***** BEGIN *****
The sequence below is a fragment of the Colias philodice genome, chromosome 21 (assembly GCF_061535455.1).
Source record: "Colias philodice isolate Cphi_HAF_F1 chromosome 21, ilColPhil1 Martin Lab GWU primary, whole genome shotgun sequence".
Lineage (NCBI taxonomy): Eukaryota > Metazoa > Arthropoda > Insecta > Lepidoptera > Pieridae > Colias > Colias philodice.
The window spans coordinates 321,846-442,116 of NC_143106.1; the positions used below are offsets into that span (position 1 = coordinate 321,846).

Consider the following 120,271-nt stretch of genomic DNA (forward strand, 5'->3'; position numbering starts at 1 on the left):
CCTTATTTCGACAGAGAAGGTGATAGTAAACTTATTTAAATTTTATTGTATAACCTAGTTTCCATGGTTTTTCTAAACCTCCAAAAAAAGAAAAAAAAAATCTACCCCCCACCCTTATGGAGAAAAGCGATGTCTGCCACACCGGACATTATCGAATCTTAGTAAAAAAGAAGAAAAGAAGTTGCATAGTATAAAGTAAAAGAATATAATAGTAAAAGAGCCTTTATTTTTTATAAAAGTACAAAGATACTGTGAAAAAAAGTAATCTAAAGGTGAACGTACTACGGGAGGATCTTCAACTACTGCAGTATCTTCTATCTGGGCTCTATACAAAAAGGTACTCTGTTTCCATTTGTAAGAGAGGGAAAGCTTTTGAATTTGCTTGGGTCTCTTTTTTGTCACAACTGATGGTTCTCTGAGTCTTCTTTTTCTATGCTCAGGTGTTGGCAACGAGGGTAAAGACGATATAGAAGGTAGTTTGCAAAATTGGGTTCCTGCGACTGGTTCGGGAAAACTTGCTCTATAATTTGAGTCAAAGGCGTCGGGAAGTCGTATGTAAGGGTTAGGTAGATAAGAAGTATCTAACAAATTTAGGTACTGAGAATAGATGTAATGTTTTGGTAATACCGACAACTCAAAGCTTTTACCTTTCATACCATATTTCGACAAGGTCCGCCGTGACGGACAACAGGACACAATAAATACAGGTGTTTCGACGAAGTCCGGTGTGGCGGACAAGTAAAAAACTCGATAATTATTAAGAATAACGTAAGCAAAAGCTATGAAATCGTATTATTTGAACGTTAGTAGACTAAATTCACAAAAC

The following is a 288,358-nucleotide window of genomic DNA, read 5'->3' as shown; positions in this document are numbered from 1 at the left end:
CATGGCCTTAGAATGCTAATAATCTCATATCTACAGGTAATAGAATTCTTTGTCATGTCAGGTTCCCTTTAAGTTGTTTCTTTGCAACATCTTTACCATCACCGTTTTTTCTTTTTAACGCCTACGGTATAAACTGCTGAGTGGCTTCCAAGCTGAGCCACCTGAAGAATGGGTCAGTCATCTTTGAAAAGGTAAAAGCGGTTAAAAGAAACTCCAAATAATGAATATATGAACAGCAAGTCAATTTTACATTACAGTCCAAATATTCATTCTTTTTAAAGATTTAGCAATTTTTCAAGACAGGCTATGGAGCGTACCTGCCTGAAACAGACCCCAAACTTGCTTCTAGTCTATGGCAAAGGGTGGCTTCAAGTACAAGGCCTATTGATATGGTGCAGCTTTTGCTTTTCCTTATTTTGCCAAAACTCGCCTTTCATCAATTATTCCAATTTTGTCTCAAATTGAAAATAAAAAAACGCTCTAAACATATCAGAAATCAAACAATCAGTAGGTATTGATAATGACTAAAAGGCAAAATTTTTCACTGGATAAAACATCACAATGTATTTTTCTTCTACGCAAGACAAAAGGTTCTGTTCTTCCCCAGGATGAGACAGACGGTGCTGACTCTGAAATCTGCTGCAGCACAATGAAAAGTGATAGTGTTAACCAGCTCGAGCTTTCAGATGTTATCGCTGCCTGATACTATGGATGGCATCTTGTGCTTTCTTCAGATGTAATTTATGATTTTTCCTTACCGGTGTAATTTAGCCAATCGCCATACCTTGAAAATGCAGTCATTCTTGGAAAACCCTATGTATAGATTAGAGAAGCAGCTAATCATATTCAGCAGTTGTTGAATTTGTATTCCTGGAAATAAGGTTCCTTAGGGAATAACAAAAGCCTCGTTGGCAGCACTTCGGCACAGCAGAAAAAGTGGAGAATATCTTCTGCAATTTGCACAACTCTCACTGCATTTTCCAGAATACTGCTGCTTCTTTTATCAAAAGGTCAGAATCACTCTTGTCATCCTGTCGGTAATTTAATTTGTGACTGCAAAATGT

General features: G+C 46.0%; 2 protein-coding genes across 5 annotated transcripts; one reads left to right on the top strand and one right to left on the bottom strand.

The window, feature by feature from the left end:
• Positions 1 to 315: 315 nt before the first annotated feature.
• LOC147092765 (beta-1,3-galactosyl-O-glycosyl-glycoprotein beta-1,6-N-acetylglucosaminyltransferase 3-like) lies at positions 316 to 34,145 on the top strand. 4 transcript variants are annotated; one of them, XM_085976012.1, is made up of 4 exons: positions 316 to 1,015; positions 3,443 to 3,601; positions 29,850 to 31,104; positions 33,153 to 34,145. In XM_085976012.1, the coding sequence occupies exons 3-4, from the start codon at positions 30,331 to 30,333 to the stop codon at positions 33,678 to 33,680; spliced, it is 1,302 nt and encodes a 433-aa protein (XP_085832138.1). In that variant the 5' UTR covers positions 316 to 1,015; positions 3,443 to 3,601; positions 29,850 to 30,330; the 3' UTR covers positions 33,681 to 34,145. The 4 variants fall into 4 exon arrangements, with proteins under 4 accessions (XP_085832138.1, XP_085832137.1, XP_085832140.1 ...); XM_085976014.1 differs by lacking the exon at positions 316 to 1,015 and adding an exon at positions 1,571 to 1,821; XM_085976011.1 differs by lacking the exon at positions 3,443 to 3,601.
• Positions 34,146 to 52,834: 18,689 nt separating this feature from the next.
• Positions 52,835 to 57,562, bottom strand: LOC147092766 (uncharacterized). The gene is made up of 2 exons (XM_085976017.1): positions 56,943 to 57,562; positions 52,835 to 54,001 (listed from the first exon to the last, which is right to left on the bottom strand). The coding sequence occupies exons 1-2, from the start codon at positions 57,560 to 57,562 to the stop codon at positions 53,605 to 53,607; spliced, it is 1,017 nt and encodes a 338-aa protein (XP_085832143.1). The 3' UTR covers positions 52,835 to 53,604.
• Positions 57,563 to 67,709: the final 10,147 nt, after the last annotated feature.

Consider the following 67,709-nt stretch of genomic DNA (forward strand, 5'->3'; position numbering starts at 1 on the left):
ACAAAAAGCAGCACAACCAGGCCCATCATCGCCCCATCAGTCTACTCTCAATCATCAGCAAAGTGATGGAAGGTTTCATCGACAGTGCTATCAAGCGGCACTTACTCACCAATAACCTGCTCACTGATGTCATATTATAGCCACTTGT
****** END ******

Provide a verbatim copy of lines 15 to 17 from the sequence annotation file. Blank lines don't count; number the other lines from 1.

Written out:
• Positions 57,563 to 67,709: the final 10,147 nt, after the last annotated feature.

Consider the following 67,709-nt stretch of genomic DNA (forward strand, 5'->3'; position numbering starts at 1 on the left):
ACAAAAAGCAGCACAACCAGGCCCATCATCGCCCCATCAGTCTACTCTCAATCATCAGCAAAGTGATGGAAGGTTTCATCGACAGTGCTATCAAGCGGCACTTACTCACCAATAACCTGCTCACTGATGTCATATTATAGCCACTTGT